In western Canada and the United States, residents are facing an unprecedented suffocating heat wave. At least 134 people have died since Friday in the Vancouver area.
The exceptional heat wave affecting northwestern Canada and the United States is expected to last at least until the end of the week, and it could extend until mid-July. Since Monday, western Canada has recorded more than a hundred sudden deaths, increased hospitalizations and an increase in forest fires. Some cities have faced record heat for the country, rarely equaled at the world level: it was 49.5 ° C in Vancouver.
The northwestern United States, accustomed to temperate and generally humid weather, has also recorded record highs in recent days, with a high of 46.1C on Monday in Portland. In total, more than 52 million inhabitants of North America were on Wednesday in alert because of the heat.
Very light refreshment from Wednesday evening
And this episode of suffocating heat is expected to last at least until the end of the week, write the Canadian weather services in their latest bulletin.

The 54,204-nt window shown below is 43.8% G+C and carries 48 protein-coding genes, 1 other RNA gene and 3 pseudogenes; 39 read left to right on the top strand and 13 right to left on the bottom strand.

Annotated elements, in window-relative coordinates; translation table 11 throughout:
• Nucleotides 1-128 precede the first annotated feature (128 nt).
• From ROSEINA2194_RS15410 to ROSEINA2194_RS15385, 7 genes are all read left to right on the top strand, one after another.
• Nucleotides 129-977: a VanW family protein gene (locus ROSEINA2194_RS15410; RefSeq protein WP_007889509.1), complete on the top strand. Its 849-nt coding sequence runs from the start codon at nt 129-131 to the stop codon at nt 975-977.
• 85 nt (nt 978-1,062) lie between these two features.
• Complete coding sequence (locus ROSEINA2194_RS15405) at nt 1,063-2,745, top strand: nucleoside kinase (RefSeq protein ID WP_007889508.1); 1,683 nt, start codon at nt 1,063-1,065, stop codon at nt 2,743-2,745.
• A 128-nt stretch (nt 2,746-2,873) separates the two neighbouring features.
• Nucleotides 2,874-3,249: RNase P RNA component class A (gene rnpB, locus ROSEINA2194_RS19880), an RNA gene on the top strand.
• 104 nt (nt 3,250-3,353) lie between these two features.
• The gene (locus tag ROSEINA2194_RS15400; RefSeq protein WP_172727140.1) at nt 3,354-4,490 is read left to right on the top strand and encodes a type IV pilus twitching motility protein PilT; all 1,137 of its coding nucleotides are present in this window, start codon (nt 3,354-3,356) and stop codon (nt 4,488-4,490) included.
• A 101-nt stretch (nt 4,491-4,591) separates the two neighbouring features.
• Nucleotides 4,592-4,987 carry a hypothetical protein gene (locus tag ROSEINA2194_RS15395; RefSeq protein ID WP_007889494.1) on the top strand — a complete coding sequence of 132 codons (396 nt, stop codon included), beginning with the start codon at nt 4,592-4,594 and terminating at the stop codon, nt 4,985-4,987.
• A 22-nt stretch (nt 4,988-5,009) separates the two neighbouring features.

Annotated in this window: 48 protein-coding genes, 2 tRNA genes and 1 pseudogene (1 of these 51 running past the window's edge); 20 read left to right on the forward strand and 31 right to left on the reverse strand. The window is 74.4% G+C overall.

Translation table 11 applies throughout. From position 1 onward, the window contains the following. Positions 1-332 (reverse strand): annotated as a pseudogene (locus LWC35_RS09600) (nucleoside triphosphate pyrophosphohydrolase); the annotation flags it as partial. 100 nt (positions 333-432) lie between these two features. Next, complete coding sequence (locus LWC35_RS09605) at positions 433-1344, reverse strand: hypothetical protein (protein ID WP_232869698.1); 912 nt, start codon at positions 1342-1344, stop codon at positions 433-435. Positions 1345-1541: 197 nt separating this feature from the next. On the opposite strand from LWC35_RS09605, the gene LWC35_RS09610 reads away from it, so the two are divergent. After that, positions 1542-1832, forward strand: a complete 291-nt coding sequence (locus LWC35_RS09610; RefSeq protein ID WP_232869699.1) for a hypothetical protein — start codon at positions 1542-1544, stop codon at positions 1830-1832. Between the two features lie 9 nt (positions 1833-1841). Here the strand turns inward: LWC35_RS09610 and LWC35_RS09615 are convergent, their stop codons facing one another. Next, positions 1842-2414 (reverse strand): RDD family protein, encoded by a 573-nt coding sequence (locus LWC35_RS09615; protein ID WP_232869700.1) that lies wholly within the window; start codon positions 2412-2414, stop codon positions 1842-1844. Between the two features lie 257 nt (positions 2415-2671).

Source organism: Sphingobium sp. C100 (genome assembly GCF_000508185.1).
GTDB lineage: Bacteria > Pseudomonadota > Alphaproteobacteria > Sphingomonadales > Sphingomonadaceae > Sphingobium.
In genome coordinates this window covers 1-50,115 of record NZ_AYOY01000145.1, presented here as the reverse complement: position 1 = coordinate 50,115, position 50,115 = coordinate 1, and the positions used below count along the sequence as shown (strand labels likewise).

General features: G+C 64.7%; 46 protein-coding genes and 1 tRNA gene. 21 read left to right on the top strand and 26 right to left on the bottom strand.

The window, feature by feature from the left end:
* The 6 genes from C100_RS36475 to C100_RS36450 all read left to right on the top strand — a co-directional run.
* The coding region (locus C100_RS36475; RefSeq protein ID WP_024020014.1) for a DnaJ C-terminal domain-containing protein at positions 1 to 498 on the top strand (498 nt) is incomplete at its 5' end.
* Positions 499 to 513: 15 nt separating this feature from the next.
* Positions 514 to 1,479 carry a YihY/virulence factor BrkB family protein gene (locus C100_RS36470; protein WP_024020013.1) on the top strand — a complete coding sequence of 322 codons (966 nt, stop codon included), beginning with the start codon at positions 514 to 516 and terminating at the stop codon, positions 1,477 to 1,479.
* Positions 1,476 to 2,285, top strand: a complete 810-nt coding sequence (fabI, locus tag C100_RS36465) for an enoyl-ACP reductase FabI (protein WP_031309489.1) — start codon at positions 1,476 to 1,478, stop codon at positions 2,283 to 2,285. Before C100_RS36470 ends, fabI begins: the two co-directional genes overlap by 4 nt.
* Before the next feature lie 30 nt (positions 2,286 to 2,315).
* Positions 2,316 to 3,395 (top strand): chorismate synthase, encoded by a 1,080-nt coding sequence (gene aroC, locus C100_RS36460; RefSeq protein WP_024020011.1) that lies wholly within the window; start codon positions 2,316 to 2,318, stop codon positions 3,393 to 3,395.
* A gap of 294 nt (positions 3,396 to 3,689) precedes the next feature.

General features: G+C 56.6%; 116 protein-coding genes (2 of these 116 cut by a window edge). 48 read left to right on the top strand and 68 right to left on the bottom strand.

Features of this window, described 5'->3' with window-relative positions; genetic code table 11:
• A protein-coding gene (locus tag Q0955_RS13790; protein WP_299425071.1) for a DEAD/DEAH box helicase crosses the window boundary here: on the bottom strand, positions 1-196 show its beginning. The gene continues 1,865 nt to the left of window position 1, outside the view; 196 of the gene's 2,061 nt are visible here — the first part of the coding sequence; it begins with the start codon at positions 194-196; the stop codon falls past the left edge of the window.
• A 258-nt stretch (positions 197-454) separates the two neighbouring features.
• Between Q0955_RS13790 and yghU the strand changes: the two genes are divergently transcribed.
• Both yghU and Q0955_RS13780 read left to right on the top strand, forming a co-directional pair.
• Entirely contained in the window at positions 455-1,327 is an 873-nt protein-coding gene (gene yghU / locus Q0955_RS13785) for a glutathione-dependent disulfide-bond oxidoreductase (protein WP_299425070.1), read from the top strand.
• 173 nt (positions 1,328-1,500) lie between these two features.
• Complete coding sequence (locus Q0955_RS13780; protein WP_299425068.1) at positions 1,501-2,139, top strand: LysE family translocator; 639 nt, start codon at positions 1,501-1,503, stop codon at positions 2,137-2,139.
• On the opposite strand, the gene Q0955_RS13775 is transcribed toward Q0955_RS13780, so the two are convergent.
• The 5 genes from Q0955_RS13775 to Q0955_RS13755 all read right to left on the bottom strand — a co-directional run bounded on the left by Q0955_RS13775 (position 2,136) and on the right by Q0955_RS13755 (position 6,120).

Other meteorological specialists, however, are more pessimistic. While they recognize that temperatures are expected to drop slightly in the northeastern United States first from late Wednesday on Wednesday, they estimate the heat wave could last until mid-July on the continent, as predicted Wednesday Michael Guy, the meteorologist of the American channel CNN.
“A cooler air front will lower temperatures from Wednesday evening, but there will be a risk of severe thunderstorms on Wednesday evening,” he warns. The Ontario Weather Service confirms, in
Mercury is expected to remain abnormally high in the second half of the week over the western continent, but temperatures will still be less extreme than they have been in recent days, according to forecasts by Canadian weather services. Daytime highs around 28 to 32 ° C and nightly lows of 16 to 18 ° C are expected.
A “dome of heat” of rare intensity
The current exceptional temperatures are explained by a phenomenon called “heat dome”: high pressures trap hot air in the region. At least 134 people have died suddenly since last Friday in the Vancouver area on the Pacific coast, authorities said. “We believe the heat contributed to the majority of the deaths,” federal police said, adding that the elderly were more affected.
The authorities called on the population to minimize their outings, to drink a lot and to check in on the lonely and elderly. Several municipalities have also set up “cooling centers”, equipped with air conditioning and misters.
Jeanne Bulant BFMTV reporter